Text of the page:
HRCP is convinced that ill-imagined, ill-informed and belated measures by the federal government will not improve the situation in Balochistan. The patronising manner in which “Balochistan package” is being promoted will only add insult to injury. There is an urgency to create a climate of confidence and trust where wider consultation with all stake-holders is made possible. As a first step, demilitarisation of Balochistan is essential. All those held under illegal custody be freed and compensated. Political prisoners be released and perpetrators of human rights violations be brought to justice. In the long run, all political forces of the province should be brought in the mainstream. The people of Balochistan be assured that they will have full authority to decide their affairs including the management and control of their resources.

HRCP warns that if corrective actions are not taken immediately with the concurrence of Balochistan’s people and to their satisfaction, the country may dearly regret the consequences.

Asma Jahangir

Chairperson

Another Baloch victim of extra-legal killing

Press Release, 1 September 2009

Lahore: Strongly condemning the brutal murder after abduction of another Balochistan leader, Rasool Bakhsh Baloch, the Human Rights Commission of Pakistan (HRCP) has reiterated its demand for earnest efforts to prevent killing of dissidents and to resolve the cases of missing persons. In a statement issued today the commission said:

The Human Rights Commission of Pakistan (HRCP) condemns in the strongest possible terms the brutal murder of Mr Rasool Bakhsh Baloch, an important office-bearer of the Balochistan National Party and a well-known human rights defender and social activist from Khuzdar. He had been abducted by armed men on August 23 and on August 30 his son had accused “some intelligence agencies” of abducting him. He had also expressed the fear that Mr Rasool Bakhsh might be killed. A day later the abducted activist’s dead body, bearing marks of torture, was found hanging from a tree in Bela.

This incident needs to be seen in the context of the tension in Khuzdar caused by the disclosure of their abduction and torture by two Khuzdar activists, Qadir Qalandrani and Naeem Baloch, and the disappearance of several other Baloch activists.

HRCP reiterates its view that the killing of prominent political activists cannot be countenanced on any account. These incidents have been a major cause of the Balochistan people’s alienation from the state. The government must demonstrate its earnestness in preventing such target killings. At the same time the task of tracing the large number of people reported missing must be pursued with diligence. The cost of dilly-dallying in these matters will be too horribly high to be imagined.

Asma Jahangir, Chairperson

HRCP slates bid to gag Balochistan newspapers

Press Release, 28 August 2009

Lahore: The Human Rights Commission of Pakistan (HRCP) on Friday called upon the government to respect press freedom in Balochistan and end the practice of laying virtual siege of independent newspapers’ offices in the province.

A statement issued by HRCP said: “The Commission is alarmed at reports of Frontier Constabulary (FC) personnel laying siege of Quetta offices of at least two newspapers. On August 18, Urdu daily Asaap announced suspension of its publication after the security forces cordoned its Quetta office for two weeks and all visitors and employees were frisked, questioned and humiliated.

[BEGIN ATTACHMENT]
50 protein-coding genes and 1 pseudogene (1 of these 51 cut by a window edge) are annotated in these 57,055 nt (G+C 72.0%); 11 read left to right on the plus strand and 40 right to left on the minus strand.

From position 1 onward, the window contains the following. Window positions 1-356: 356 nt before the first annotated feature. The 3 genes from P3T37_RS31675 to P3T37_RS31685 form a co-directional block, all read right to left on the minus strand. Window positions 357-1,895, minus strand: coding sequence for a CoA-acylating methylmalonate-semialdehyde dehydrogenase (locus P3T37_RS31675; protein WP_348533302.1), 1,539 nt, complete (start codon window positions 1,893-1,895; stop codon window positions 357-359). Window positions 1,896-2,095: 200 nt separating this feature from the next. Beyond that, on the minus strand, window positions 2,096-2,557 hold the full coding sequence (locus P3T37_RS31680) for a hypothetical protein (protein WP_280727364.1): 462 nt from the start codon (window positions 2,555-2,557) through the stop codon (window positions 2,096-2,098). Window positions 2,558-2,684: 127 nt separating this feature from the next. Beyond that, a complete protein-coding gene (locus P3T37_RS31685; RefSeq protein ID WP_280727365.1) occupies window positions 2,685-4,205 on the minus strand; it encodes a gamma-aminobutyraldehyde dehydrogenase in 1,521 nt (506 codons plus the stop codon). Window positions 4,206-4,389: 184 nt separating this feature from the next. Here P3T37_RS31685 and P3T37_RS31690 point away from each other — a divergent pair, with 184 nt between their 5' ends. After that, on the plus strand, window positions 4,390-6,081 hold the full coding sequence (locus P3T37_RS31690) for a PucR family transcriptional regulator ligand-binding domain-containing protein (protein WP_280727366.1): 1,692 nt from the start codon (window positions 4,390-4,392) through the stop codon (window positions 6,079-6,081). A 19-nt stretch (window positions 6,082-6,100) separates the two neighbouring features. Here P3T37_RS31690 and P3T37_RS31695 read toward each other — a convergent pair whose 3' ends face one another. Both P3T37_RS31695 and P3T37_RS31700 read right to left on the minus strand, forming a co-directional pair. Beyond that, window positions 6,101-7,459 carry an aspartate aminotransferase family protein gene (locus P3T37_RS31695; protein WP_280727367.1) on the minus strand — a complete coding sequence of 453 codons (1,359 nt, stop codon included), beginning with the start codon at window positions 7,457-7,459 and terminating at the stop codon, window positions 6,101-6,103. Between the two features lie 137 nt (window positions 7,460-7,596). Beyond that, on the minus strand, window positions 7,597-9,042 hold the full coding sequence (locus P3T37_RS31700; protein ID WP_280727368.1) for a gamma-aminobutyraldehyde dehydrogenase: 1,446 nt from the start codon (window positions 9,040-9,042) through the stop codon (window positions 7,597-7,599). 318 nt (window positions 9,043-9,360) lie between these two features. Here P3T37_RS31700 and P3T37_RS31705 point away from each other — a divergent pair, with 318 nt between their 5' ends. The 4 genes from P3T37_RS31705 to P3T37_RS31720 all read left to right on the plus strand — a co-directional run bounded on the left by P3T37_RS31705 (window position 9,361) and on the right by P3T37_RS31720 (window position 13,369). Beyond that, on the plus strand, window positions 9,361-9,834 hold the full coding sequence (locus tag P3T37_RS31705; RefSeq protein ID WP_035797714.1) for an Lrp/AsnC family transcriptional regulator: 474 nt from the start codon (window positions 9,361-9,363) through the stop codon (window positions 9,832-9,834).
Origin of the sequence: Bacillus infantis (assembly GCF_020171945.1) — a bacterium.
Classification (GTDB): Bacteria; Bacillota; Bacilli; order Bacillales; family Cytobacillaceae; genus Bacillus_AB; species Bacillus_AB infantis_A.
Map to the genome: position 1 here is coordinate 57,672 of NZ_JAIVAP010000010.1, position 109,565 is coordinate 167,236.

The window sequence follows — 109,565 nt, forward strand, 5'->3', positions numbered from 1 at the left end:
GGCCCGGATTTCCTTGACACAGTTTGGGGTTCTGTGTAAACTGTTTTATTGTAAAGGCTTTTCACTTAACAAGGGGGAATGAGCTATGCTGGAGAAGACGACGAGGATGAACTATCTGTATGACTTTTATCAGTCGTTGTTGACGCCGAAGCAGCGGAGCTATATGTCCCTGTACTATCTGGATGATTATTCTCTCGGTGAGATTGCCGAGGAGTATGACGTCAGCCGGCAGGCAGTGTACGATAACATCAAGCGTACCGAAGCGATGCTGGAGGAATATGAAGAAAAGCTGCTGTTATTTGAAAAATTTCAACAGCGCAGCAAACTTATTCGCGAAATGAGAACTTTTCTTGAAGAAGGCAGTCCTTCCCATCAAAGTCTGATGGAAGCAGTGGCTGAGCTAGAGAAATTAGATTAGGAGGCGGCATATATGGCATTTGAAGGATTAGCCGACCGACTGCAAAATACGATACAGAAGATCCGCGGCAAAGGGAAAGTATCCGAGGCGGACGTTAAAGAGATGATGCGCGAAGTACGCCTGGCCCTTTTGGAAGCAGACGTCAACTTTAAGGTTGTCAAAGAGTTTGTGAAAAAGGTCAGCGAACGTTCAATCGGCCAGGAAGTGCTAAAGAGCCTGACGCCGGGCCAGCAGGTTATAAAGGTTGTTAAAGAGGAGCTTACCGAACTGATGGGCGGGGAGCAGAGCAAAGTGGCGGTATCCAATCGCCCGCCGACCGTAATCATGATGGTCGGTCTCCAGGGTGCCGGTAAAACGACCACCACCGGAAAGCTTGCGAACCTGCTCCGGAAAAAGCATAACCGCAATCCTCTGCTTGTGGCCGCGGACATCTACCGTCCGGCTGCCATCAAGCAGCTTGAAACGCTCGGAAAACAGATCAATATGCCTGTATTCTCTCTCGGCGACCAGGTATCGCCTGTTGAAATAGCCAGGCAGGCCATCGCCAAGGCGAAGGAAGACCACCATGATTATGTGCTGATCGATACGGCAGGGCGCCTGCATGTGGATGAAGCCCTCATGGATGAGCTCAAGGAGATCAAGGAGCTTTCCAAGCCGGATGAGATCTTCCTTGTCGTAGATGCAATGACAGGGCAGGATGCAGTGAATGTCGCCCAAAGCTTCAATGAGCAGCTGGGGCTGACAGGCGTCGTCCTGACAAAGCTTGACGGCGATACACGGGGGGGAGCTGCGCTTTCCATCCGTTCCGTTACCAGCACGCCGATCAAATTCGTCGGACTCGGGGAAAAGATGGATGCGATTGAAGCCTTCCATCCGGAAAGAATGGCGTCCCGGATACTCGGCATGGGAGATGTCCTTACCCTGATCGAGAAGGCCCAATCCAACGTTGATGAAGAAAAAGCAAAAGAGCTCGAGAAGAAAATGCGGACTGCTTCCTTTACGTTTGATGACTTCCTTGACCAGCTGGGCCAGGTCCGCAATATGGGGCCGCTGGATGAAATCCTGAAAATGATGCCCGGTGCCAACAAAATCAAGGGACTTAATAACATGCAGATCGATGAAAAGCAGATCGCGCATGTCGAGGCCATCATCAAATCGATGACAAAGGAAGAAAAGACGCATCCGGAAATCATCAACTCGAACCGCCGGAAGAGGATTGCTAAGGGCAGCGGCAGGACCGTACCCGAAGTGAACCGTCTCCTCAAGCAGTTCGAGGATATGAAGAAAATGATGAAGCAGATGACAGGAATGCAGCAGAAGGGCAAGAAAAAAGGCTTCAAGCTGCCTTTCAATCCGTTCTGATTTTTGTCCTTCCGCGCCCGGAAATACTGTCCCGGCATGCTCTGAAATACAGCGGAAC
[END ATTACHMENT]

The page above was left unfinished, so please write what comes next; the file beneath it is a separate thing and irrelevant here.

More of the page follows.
FC personnel have now been deployed outside the offices of Urdu daily Aazdi and nobody is allowed in without submitting to a search and questioning.

Journalists and the media in Balochistan face numerous security threats and this makes their work even harder.

Even prior to the security forces’ clampdown, these newspapers were being victimised and Asaap – one of the widely-circulated Urdu newspaper in Balochistan – had been denied government advertisements for a number of years.

To say that the government agents’ actions are illegal and in clear violation of domestic and international guarantees for freedom of expression is to state the obvious, but HRCP must remind the government that curbing freedom of the media, stifling newspapers or denying them advertisements will only add to the problems it faces in Balochistan.”

Asma Jahangir
Chairperson

HRCP demands independent inquiry into extrajudicial killing in Swat

Press Release, 17 August 2009

Lahore: The Human Rights Commission of Pakistan (HRCP) has rebutted the denial of extra-judicial killings by security agencies in Swat operation by ISPR’s Swat Media Centre and has demanded of the government to hold a transparent and impartial inquiry into this issue by a multi-party parliamentary committee in collaboration with the representatives of the civil society.

In response to ISPR’s statement published in a section of the press on August 16, a statement issued by the HRCP said on Monday: “The Commission reiterates that it has come across credible accounts of extrajudicial killings and complaints of reprisal attacks by the security forces during the operation in Swat.

Some of the better known instances include the death of militant leader Maulvi Misbahuddin –credible evidence shows he had been apprehended by the security forces and later the bodies of Misbahuddin and his son were found in Bacha Bazar. The government claims that they were killed in an encounter while eyewitnesses hold that they were arrested by the police in Mardan. Amir Izzat, spokesperson for the Swat militants, was arrested from Amandara. Two days later the authorities claimed that Izzat was killed allegedly by militants trying to rescue him when they attacked the vehicle taking him to jail. Independent journalists claim that the targeted vehicle shown to them did not even have an engine. The most harrowing reports were of dead bodies strewn upside down by the military with notes attached to the bodies warning that anyone supporting the Taliban will meet the same fate.

In its statement the ISPR has conceded the presence of mass graves in the conflict-hit area. However, HRCP believes that this is not enough and the government must conduct a transparent inquiry into this issue to ascertain the circumstances under which the bodies were buried. The military cannot simply explain the existence of these mass graves by alleging that the bodies were of militants buried by other militants. HRCP has knowledge of other versions to the contrary. HRCP suggests that a multi-party parliamentary committee should be formed to conduct an inquiry into this issue as well as into the reports of extrajudicial killings to which HRCP will extend its cooperation.

HRCP also demanded of the government to clarify whether the government considers it as an internal law and order situation on which human rights are applied or does it treat it as an armed conflict that comes under humanitarian law.

HRCP will be happy if an impartial inquiry proves that extrajudicial killings did not take place in Swat but this sensitive matter cannot be disposed of through off-the-cuff statements by intelligence agency’s denial-writers.

Asma Jahangir
Chairperson